Dwight D. Eisenhower (1890-1969) was the son of pacifist Mennonite parents, but he chose to study war as a cadet at the United States Military Academy at West Point. He was spotted as a promising officer and sent to Command and General Staff School, the military equivalent of graduate school, where he graduated first in his class of 275. Though he had never seen combat, Eisenhower was chosen to lead American forces in North Africa and Italy during World War II, and then to plan and command the pivotal invasion of Normandy in 1944. He remained as Army Chief of Staff after the war, served two years as the president of Columbia University, and two more as commander of NATO troops in Europe.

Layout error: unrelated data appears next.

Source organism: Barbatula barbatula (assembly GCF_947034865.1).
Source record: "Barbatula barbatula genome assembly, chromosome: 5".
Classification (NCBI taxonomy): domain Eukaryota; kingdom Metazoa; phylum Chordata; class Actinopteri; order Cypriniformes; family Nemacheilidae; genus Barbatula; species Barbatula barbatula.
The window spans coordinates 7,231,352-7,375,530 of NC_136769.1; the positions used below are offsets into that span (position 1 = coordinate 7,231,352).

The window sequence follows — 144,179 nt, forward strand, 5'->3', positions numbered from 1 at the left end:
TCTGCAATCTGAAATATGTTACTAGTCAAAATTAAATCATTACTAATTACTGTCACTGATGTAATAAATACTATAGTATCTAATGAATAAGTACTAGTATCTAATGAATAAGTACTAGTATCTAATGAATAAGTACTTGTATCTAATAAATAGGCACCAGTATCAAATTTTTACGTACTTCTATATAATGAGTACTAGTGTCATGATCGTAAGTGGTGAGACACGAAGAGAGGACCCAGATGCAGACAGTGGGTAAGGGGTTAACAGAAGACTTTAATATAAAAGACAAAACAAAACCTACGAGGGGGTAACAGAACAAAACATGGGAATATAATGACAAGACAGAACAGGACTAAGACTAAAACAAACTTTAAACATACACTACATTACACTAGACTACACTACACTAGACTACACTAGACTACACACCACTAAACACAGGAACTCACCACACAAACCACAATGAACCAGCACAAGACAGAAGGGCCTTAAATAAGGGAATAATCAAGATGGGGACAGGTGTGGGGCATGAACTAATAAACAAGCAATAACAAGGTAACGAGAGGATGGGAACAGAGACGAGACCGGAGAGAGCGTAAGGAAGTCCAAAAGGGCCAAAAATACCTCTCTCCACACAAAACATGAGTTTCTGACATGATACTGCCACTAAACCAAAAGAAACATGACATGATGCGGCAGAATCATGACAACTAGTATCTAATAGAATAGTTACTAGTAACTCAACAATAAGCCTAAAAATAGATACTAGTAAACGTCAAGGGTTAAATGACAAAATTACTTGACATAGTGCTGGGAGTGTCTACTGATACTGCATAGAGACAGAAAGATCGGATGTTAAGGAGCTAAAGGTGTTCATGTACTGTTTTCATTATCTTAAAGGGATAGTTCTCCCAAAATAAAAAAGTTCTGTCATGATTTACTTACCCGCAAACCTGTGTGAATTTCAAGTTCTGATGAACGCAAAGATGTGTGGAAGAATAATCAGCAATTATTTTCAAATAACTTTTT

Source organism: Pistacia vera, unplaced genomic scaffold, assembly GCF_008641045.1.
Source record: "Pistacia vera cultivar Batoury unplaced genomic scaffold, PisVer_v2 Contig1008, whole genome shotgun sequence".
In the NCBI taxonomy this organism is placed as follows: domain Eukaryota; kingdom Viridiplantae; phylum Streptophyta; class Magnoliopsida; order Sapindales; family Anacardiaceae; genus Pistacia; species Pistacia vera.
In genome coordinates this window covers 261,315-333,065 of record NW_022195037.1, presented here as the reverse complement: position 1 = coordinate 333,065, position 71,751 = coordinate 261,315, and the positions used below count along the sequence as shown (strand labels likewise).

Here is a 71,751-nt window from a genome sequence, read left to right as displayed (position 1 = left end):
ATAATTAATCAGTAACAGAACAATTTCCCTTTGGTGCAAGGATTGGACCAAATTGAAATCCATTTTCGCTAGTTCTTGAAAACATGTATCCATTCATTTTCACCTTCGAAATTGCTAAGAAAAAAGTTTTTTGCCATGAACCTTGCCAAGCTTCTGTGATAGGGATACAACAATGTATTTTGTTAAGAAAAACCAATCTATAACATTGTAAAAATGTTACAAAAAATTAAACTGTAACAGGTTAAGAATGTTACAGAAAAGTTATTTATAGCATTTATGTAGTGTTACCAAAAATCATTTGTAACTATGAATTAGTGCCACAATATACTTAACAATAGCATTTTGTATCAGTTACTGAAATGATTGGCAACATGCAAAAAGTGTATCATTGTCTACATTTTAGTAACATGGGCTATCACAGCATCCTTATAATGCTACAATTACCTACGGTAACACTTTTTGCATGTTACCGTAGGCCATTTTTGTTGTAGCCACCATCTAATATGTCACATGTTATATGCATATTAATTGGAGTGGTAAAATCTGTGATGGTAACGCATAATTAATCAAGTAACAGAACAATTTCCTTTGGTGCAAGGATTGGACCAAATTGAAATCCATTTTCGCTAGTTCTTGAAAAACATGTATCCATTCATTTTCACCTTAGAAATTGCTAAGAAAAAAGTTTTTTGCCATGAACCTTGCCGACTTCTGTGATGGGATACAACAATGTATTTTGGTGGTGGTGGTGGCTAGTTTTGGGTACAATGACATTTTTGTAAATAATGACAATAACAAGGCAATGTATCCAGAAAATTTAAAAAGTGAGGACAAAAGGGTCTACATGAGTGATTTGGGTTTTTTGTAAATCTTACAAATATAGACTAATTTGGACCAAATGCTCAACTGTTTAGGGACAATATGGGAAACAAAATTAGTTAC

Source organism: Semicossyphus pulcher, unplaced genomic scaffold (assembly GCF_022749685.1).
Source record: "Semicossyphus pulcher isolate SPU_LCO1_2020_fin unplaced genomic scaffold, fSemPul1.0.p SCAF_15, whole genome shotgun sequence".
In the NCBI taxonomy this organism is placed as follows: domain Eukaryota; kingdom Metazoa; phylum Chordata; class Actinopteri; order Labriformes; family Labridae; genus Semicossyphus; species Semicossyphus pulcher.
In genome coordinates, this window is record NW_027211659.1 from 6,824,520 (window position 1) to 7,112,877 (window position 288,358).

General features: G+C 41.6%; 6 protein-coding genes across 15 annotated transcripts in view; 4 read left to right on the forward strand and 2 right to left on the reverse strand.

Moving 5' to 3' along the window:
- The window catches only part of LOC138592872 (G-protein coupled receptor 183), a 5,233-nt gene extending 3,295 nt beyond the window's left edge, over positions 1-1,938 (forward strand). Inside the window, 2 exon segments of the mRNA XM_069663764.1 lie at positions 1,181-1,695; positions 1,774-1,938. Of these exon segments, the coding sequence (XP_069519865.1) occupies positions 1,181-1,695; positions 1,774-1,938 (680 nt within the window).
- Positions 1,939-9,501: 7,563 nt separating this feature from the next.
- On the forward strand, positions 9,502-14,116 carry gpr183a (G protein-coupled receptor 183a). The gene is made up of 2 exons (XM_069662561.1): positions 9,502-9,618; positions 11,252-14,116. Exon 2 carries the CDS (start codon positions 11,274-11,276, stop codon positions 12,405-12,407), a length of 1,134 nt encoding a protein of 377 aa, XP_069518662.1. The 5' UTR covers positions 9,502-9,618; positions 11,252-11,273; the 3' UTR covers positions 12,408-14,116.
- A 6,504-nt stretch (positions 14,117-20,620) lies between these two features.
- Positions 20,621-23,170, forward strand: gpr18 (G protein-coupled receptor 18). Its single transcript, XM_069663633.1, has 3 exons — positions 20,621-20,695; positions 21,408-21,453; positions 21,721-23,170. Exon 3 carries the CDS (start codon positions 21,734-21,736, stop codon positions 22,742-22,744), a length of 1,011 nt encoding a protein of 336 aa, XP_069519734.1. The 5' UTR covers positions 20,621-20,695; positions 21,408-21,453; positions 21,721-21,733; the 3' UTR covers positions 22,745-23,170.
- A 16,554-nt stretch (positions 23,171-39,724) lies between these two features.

Elected president in 1952, Ike provided a steady hand during a tense time in US foreign policy. He remained immensely popular during and after his two terms in office. Still, historians at first judged him as a weak president, but with time his stature has grown and he is now frequently (but not always) rated among our best presidents.